What are the differences between carbon taxes and cap & trade programs?
Carbon taxes set a price on emissions, which in turn sets a limit on the level of emissions, while a cap & trade system sets a limit on emissions which sets the price of emissions.
Carbon taxes and cap & trade are not mutually exclusive and be used in tandem in different economic sectors alongside other programs.
Carbon pricing revenue can be used to pay for a wide range of measures, including rebates, green energy generation, deficit reduction, or employee transition assistance, among others.
April is tax season, and one kind of tax has increasingly been on people’s minds – carbon taxes. Carbon taxes and emissions trading systems (also known as cap and trade programs) are two ways to put a price on carbon, but what’s the difference and how do they work?
Let’s take a look together at the key elements of each approach. Right off the bat, it’s important to note that carbon taxes and cap & trade are not mutually exclusive, although one option may be more popular in certain regions due to local political and economic considerations.
From an economic standpoint, both carbon taxes and cap & trade systems function in equivalent ways; the former sets the price of emissions which in turn dictates the level of emissions; the latter sets the limit of emissions which dictates the price of emissions.
Both options put a price on emissions, which are a negative externality (a detrimental by-product that impacts an unrelated third party, i.e the general population), thereby factoring in the social cost of pollution.
“Carbon pricing reflects the costs of production and consumption choices and prompts emitters to change their behaviour.”
According to the World Bank, in 2020 there were 64 carbon pricing programs implemented (or scheduled to be implemented) around the world at the regional, national, and subnational levels. In total, these programs encompass 12 gigatonnes of CO2e or 22.3% of global emissions.
While the United States has not set a price on carbon, several US states have done so, and the American Petroleum Institute has expressed its support for “[…] sensible legislation that prices carbon across all economic sectors while avoiding regulatory duplication.” The Biden administration has so far been non-committal regarding carbon pricing.
Carbon taxes put a set price on each tonne of CO2e, which forces emitters to pay a fee for each tonne that they emit. Carbon taxes can be levied against certain sectors or the whole economy, and they penalize large emitters while rewarding (through lower tax obligations) those actors that reduce their emissions.
A regular increase in carbon taxes, above and beyond the rate of inflation, is an effective way to ensure reduced emissions over the long term. For example, Canada’s carbon tax is set to increase by C$10 annually until 2022, and then C$15 per year until it reaches C$170 ($135) per tonne by 2030.
Cap & Trade
Emissions trading systems (ETS) – or cap & trade systems – set limits to the amount of CO2e that can be emitted either by part of or the entire economy each year.
These systems then issue allowances, or permits to emitters that allow them to emit a certain amount of carbon. For example, if the annual cap (or limit) is 10,000 tonnes of CO2e, then 10,000 one tonne allowances are issued. Emitters must acquire enough allowances to cover the amount of CO2e that they emit. These allowances can either be allocated by a regulatory body or offered in an auction, with emitters bidding on said allowances.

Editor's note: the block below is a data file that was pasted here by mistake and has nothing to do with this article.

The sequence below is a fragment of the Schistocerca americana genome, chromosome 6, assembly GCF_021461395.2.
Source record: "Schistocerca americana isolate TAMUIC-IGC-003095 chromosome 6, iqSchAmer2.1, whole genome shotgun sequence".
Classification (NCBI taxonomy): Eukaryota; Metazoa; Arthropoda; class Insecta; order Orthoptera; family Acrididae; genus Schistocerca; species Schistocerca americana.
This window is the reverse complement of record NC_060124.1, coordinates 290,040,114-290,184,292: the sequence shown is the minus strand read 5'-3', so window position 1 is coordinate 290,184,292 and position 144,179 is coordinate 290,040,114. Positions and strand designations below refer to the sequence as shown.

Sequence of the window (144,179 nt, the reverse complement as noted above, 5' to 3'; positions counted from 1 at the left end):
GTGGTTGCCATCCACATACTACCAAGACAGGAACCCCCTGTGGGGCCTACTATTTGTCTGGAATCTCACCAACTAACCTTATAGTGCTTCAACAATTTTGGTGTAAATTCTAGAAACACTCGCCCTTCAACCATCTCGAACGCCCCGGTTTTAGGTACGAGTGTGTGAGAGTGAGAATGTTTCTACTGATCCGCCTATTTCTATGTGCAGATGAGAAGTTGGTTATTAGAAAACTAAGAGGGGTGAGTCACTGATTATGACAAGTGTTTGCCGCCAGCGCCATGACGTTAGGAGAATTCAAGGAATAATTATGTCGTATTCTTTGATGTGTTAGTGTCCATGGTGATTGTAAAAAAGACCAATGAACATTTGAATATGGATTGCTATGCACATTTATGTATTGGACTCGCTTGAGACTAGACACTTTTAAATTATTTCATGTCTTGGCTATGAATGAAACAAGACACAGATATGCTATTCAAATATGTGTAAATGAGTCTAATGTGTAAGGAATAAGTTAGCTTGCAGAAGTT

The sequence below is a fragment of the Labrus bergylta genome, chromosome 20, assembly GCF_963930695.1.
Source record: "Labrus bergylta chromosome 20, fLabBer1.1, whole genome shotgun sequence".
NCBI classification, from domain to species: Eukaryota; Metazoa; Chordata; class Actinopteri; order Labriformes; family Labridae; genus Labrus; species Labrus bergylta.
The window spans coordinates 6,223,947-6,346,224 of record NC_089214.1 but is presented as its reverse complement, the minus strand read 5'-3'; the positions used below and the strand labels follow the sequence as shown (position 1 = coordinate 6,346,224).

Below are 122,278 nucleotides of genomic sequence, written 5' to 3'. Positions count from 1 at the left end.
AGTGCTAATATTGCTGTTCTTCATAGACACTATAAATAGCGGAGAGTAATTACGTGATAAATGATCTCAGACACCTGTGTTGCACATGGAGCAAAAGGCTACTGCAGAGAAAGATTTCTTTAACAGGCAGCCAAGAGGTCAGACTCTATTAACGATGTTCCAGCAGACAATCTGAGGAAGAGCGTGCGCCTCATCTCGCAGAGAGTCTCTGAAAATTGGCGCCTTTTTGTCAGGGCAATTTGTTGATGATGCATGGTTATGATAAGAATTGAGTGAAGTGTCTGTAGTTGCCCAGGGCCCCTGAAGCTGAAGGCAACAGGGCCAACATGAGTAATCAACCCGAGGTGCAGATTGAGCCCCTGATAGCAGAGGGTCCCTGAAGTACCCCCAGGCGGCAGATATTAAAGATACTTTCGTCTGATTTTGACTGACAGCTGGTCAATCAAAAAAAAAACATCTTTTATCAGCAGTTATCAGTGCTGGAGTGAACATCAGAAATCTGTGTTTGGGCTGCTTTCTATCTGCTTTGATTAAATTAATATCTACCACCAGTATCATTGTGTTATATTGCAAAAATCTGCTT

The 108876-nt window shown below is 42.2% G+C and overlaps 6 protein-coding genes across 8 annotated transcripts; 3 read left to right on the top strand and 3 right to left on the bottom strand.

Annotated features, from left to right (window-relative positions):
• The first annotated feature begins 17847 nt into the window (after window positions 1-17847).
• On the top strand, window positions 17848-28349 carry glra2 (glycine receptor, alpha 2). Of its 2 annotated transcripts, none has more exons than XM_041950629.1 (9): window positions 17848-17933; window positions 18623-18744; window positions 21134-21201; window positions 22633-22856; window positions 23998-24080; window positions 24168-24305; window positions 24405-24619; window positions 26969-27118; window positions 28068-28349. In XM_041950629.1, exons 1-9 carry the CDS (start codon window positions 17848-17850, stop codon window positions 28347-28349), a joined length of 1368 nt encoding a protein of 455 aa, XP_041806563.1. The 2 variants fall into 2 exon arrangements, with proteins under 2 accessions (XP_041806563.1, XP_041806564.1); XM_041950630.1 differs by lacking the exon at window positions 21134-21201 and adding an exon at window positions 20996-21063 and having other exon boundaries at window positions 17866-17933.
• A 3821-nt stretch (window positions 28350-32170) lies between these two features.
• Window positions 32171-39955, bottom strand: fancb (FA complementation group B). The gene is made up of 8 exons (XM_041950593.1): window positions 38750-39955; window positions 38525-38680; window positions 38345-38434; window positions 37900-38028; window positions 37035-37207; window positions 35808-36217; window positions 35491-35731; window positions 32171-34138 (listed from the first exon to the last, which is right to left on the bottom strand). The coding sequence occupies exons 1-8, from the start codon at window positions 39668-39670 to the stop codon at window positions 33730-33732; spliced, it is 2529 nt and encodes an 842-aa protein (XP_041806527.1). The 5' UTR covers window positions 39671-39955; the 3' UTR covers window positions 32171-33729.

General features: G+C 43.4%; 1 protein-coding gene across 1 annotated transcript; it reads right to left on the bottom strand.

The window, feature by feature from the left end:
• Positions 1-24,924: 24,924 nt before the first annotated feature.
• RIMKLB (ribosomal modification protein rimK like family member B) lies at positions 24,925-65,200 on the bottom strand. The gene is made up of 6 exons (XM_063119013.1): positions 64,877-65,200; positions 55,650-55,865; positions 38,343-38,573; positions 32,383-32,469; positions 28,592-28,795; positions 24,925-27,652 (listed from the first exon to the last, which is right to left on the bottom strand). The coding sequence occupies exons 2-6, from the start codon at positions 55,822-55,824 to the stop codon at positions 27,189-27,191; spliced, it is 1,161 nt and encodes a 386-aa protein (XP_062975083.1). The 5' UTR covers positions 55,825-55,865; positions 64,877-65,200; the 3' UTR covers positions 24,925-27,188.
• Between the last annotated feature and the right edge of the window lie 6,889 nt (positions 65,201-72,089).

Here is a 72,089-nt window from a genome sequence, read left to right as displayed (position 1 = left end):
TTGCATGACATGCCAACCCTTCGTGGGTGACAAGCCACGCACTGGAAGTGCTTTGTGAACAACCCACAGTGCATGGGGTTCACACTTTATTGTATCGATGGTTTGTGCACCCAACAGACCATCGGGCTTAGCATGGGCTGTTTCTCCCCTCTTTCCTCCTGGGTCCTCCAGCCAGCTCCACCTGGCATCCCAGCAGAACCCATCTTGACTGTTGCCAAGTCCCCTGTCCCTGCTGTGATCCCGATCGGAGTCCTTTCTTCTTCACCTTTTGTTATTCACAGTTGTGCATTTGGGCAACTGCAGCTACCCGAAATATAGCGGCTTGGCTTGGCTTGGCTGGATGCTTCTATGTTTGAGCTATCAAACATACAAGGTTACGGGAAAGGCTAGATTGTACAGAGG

This auction process determines the price of allowances based on supply and demand – the more emitters (and subsequently higher emissions), the more competition for allowances, the higher the price becomes.
Emitters are able to sell and trade allowances to others, which enables actors with lower emissions to profit from a) selling excess allowances, and b) from not having to buy as many allowances to cover their operations in the first place. This in turn incentivizes emitters to reduce their carbon footprint, as does lowering the cap (and thereby number of allowances in circulation) each year.
As we have already mentioned, ETS and carbon taxes are not mutually exclusive, and there are several hybrid options that jurisdictions can adopt.
For example, a region could choose to implement a carbon pricing mechanism but include limits (a floor and ceiling price) on how much those prices can fluctuate. Another option is to implement an ETS for certain sectors and a carbon tax for others.
Both pricing options complement other emissions reduction efforts, such as: gas taxes, vehicle emission standards, and severance payments for coal mining and oil or gas drilling (among others) all help to indirectly put a price on carbon.
“From an economic standpoint, both carbon taxes and cap & trade systems function in equivalent ways; the former sets the price of emissions which in turn dictates the level of emissions; the latter sets the limit of emissions which dictates the price of emissions.”
Revenue from either pricing approach can be substantial. For example, according to the Tax Policy Center a hypothetical US carbon tax beginning in 2017 and levied at $25 per ton and increased annually by the rate of inflation plus two percent would generate $1 trillion over 10 years. In Canada, Ottawa garnered C$2.81 billion ($2.12 billion) during 2019/2020 at a per tonne price of C$20 ($15.8).
Revenue from carbon pricing programs can be returned to citizens via rebates, with an emphasis on offsetting energy costs for low-income households. Funds can also be allocated to provide transition assistance to workers and communities reliant on the fossil fuel economy.
Revenue can be used to: pay down the deficit, allow cuts in other taxes, invest in climate resilience and infrastructure; invest in clean energy, vehicles, fuels, and transit.